I’m BOTH grateful AND not grateful and I give you permission to do the same.
I write to you while delicate snow flakes fall outside my window and it’s bitter cold. Hello February in Colorado…I hope you’re warm and well wherever you are.
We’re also at that time of year where we focus on love with Valentine’s Day. And I wonder how that is for you.
Unfortunately here in the States of America we tend to focus on romantic love. But there are so many other kinds of love to celebrate: self-love, friendship love, family love, kitty love, tree love, mountain love, ancestor love…
And because I’m still a “freak” about grief, (I’m obsessed with it)…I cannot think about love without also thinking about grief.
Yes, you see grief & love are cousins; they walk together and one informs the other. They are two sides of the same coin, connected yet opposite. They lean into each other.
Makes me think of the meme that was going around recently-did you see it? The one that says- “I told my friend that I’m emotionally ‘hitting’ a wall and she said, “Sometimes walls are there so we can lean on them and rest.”
So how do we lean into grief?
It’s much easier to lean into love.
Well, leaning into grief for me means no longer resisting it. It means to finally surrender to it and befriend it. And that takes time, trial, and patience.
It helps to remember that we grieve because we love.
It’s present tense, not past. Love never dies. Love never fades. And we still have the opportunity to stay connected to this love even though we’ve lost dear loved ones or something that was so precious to us.
It reminds me of the first gate of grief with Francis Weller, he states, “Everything we love, we will lose.” I highly recommend reading his poetic book about grief called-The Wild Edge of Sorrow.
I once made that statement my mantra that I intentionally sat with everyday for a week. And what I came away with was a deep sense of gratitude for the gift of being alive right now and reveling in the present moment.
I once heard that the happiest people on the planet are the people of Bhutan. Bhutan measures their gross national happiness vs. product. And I was told that they contemplate death seven times a day. I want to go there someday when we can travel again to experience that myself. The connection between happiness and thinking about death makes so much sense to me.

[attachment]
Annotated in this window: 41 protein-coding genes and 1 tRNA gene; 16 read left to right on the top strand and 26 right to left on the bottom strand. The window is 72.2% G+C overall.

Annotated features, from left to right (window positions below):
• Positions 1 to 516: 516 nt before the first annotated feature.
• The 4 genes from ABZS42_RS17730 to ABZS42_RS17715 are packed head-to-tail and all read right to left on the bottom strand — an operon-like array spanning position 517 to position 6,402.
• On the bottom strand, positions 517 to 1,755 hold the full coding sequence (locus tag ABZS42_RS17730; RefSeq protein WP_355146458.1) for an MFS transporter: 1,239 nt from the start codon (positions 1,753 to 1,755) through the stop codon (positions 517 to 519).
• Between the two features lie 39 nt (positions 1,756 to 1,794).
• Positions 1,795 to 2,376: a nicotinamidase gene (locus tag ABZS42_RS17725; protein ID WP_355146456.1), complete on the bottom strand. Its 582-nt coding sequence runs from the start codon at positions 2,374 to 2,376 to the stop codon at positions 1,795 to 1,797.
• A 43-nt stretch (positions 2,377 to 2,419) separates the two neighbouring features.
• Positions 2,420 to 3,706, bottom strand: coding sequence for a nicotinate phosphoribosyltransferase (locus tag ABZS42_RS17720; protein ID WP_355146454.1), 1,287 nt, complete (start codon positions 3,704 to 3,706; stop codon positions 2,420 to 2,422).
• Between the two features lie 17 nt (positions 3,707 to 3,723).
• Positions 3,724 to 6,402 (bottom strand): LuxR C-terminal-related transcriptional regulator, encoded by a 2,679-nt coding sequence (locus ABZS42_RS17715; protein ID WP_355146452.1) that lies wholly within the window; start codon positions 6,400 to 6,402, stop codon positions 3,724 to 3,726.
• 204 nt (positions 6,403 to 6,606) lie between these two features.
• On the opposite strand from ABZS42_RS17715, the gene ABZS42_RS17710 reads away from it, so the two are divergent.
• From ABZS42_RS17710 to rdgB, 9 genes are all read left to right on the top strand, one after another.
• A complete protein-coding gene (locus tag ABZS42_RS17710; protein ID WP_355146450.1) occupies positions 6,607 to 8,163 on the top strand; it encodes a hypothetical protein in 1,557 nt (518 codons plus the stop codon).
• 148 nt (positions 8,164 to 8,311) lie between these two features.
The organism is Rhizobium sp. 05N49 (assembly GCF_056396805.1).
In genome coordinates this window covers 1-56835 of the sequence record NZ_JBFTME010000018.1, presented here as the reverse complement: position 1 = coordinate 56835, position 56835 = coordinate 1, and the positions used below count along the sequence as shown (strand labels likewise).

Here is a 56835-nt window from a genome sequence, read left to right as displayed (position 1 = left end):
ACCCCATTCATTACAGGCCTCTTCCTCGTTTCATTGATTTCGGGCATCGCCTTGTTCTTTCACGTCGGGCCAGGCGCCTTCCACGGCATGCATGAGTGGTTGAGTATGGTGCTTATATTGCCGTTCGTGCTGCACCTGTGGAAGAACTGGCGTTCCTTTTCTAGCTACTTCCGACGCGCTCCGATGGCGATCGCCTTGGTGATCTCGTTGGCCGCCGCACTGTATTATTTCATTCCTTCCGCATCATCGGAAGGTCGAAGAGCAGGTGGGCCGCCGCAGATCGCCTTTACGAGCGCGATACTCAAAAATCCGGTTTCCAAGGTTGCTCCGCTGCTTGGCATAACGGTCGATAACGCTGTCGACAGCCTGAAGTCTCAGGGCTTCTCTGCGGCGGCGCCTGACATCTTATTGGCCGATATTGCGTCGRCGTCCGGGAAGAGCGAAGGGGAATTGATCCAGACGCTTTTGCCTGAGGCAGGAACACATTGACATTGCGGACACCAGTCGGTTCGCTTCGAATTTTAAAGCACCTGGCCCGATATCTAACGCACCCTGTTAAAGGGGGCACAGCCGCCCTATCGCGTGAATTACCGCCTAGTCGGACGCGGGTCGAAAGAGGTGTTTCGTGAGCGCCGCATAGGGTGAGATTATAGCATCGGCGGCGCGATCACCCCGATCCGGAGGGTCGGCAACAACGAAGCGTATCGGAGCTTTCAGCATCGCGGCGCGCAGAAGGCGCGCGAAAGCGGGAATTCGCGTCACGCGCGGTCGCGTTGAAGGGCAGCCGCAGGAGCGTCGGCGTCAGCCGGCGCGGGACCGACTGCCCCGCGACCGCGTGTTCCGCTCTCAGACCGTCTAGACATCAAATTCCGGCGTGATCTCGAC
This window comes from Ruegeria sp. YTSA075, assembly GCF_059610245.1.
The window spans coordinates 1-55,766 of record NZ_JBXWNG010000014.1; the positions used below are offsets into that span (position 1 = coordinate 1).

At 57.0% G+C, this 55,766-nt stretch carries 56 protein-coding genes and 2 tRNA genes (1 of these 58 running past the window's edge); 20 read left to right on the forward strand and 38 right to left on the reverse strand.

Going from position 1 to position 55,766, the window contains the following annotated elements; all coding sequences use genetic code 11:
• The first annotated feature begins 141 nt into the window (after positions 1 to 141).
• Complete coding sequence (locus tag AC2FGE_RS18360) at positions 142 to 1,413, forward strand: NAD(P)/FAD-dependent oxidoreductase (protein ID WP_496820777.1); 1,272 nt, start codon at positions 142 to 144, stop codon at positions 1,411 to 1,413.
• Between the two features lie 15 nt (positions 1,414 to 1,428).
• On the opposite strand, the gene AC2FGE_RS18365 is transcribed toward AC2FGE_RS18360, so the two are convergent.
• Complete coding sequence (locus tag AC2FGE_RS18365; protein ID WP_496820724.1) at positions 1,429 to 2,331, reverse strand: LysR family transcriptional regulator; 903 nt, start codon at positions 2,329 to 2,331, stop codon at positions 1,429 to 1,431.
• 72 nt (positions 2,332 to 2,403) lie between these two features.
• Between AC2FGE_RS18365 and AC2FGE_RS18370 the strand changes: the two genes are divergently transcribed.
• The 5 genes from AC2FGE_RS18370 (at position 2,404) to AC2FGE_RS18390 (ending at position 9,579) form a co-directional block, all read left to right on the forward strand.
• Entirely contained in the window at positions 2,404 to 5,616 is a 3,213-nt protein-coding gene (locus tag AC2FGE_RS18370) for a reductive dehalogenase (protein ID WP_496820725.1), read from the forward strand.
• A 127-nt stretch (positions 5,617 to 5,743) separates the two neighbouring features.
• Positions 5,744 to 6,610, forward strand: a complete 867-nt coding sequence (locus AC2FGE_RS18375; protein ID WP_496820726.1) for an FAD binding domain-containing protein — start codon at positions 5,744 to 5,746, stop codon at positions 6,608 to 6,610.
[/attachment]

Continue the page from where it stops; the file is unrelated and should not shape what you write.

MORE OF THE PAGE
So a balm I use often in grief is gratitude.
I was recently thinking about everything I’m grateful for and I captured this moment, this song and this musing…it is about 3 minutes, have a listen here:
So I give you permission to be BOTH grateful AND also not grateful. Don’t bypass your feelings of grief with gratitude. And don’t jump to gratitude unless you feel it 100% authentically in your body, and down into your bones.
I will never be grateful for Michael’s accident, this I know for sure, my bones know it.
I want to make sure you have your grief needs met. I’ve not been leading grief rituals these days because I’m busy doing so many other things-my second Tending the Tenders group, and writing my memoir about how my life went upside down with Michael’s tragic accident.
I’ll be doing a 3rd Tending the Tenders group in April, (it’s grief support and education for other therapists). Let me know if you or someone else wants to be on the waiting list.
I’m really enjoying supporting the ones who are supporting so many right now. I love sharing what I know about grief and how to be with it…to befriend it…
Ultimately the goal of my work is to help you make friends with grief.
My gift to you for this Valentine’s Day is an exercise that may help you map out your experience of grief. It’s called the Ripples of Loss and I learned about it from my Creative Grief Support Practitioner’s training. Here is the prompt for you to use…Reach out if you have questions or want to share it with me.
And since the start of this pandemic I’ve been checking out other grief rituals and here’s one I found that is similar to the grief rituals I have co-led in the past. It’s not the same online but at least it’s something.
The rituals I have found that work best for me are also informed by the West African Dagara tradition taught by Sobonfu Somé, Malidoma Patrice Somé, and also Francis Weller.
So if you need a grief ritual check out Bernadette Pleasant an amazing woman doing amazing work. She’s doing one on February 21st. Here’s the link: https://www.theemotionalinstitute.com/grief-rituals
I’ll continue to share online grief rituals, so stay tuned for more resources.
I’m looking forward to gathering on the land and doing grief ritual in person someday when we can gather again safely.
We grieve better when we’re together with the earth beneath our feet.
So until then, may you be blessed, may you be fed in all ways always. May you be kind to yourself and others.
And may you practice both/and…hold both Grief AND love, and be grateful and not grateful.
Blessings to you,